Farmers market to launch in Spryfield in April
'It’s the right time and place’ for more local produce, says organizer
January 31, 2016, 7:52 pm ASTLast Updated: February 1, 2016, 11:33 am
The freshly plowed parking lot of the J.A. Walker Golden Age Social Centre looks bare and cold on a chilly Saturday afternoon in January.
But this spring, the Spryfield and District Community Market, a bi-weekly farmers market, will have the Golden Age Social Centre stocked with fresh produce, hand-crafted soaps, and a plethora of other locally grown and crafted fare.
Organizer Marian Munro said Spryfield and the surrounding communities (Ketch Harbour, Sambro, Herring Cove and Armdale) have been waiting for a farmers market to open for a while.
“It was the right time and place for it. There’s a bus stop just in front of [the Golden Age Social Centre], so it’s accessible for everyone, whether you have a car or not,” said Munro over the phone.
Munro, who had been a vendor at a farmers market in Dartmouth before moving back to Spryfield, says she knows first-hand how these markets can function as a gathering point within a community.
“This project was a collaborative effort and will give [the community] a space where they can gather together, check out local producers and meet their neighbours,” she said.
The less than-almighty dollar
For Julia Kemp, Community Development Coordinator with Brendan Maguire, the MLA for Halifax Atlantic and lifelong Spryfielder, bringing the community together was only half of the equation.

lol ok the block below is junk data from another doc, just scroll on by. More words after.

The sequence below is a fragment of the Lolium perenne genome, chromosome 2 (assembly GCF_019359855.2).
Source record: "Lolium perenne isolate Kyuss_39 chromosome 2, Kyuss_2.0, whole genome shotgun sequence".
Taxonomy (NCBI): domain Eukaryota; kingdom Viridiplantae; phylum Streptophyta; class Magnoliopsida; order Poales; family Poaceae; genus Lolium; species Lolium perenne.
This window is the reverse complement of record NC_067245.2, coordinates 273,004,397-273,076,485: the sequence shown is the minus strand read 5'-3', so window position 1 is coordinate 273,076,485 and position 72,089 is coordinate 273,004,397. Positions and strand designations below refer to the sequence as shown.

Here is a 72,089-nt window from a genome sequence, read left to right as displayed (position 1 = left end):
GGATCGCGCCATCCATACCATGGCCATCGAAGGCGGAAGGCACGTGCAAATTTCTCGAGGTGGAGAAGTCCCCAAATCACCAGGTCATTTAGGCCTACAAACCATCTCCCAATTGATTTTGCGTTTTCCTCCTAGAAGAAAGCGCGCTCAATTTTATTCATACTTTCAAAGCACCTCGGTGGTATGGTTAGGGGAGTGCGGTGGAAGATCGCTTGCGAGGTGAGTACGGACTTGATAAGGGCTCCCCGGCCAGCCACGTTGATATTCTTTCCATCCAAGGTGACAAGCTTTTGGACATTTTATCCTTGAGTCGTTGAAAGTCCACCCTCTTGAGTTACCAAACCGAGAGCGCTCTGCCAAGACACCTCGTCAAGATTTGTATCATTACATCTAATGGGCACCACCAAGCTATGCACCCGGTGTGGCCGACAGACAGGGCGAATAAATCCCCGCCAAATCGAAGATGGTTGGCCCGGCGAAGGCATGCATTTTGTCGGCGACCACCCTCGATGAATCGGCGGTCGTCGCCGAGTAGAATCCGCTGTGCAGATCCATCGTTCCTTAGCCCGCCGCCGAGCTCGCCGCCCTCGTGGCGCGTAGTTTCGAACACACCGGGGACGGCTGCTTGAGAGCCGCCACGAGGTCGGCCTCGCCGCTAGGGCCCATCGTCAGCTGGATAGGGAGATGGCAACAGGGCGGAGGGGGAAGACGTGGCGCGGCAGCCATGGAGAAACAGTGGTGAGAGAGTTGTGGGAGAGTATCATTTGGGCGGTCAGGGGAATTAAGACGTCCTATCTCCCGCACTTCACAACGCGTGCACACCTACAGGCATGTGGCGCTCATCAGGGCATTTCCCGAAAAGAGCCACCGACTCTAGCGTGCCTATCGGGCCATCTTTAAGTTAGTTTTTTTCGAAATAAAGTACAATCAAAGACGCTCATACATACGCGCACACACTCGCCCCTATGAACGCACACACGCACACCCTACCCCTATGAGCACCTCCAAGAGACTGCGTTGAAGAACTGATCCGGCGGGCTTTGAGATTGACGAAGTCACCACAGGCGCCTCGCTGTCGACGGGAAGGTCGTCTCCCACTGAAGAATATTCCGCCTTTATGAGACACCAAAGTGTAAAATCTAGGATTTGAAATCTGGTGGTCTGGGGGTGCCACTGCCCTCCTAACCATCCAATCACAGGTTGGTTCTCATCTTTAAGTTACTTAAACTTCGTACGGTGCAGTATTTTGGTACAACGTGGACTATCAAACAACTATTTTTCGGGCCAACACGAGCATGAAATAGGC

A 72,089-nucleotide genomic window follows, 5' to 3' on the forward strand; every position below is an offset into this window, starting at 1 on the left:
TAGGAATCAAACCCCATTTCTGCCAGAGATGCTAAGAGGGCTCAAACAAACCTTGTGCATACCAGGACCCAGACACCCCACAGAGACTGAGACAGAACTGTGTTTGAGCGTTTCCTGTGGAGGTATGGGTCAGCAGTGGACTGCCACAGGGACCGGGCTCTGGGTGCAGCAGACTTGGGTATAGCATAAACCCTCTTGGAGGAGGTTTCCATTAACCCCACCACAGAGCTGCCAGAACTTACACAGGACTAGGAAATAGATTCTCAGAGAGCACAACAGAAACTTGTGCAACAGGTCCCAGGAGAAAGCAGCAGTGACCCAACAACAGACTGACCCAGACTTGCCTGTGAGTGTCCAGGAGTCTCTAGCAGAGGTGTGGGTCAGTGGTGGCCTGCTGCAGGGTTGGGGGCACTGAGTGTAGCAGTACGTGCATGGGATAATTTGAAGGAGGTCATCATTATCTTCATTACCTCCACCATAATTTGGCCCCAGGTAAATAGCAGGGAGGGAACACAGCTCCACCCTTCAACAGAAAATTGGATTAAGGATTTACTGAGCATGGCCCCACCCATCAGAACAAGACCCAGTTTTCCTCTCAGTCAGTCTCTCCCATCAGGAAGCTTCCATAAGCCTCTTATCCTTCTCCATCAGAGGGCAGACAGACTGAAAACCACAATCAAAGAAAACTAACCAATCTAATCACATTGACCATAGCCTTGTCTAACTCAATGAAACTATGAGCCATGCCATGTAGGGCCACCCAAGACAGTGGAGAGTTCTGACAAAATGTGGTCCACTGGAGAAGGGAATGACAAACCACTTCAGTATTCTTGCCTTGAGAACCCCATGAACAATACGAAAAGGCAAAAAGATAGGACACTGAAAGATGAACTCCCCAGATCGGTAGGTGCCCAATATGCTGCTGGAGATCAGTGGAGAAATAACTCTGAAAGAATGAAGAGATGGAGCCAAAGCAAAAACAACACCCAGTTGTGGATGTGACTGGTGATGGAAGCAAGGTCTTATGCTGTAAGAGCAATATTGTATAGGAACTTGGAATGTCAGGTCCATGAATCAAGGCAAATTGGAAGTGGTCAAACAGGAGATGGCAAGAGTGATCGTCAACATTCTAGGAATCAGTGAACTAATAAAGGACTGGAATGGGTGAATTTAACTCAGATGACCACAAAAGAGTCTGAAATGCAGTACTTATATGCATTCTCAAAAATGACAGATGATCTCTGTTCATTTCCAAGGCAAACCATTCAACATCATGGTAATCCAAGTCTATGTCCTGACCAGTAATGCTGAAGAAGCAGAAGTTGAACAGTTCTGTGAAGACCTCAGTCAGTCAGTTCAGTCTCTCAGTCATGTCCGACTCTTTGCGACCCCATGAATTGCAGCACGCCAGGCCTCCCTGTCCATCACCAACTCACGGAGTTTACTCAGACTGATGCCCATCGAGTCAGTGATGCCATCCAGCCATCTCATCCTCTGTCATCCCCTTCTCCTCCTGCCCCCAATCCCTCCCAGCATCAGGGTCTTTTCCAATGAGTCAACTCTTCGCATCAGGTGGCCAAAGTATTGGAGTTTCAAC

“It’s an important time [for the farmers market] because of the rising cost of food. With the value of the dollar so low, people are feeling the effects [on their food budgets]. It’s even worse on imported food products,” says Kemp.
Locally produced food prices remain more stable, according to Kemp, making the community market a reliable source for nutritious and affordable food for the community.
Kemp says that the timing of the Spryfield market is advantageous to the community as it comes on the heels of the Mobile Food Market pilot project.
The Mobile Food Market will receive the donation of one Halifax Transit bus and one driver for a 21-week test run this year.
The bus will travel to six different areas of the city identified by the municipality as areas that the Mobile Food Market will benefit.
Modelled after other successful endeavors in Toronto and Ottawa, the Mobile Food Market aims to bring healthy food options to areas of Halifax that don’t have easy access to grocery stores and for whom food costs can be prohibitive.
According to a group representing communities, universities and government, many people in Spryfield don’t have adequate access to food that is nutritious, affordable, and culturally appropriate.
Kemp says the Spryfield and District Community Market and the Mobile Food Market will take place on alternating weekends, providing the Spryfield community with access to fresh food every week during the spring and summer months.
The Spryfield and District Community Market will open April 17, 2016 from 12:30 – 4:30pm.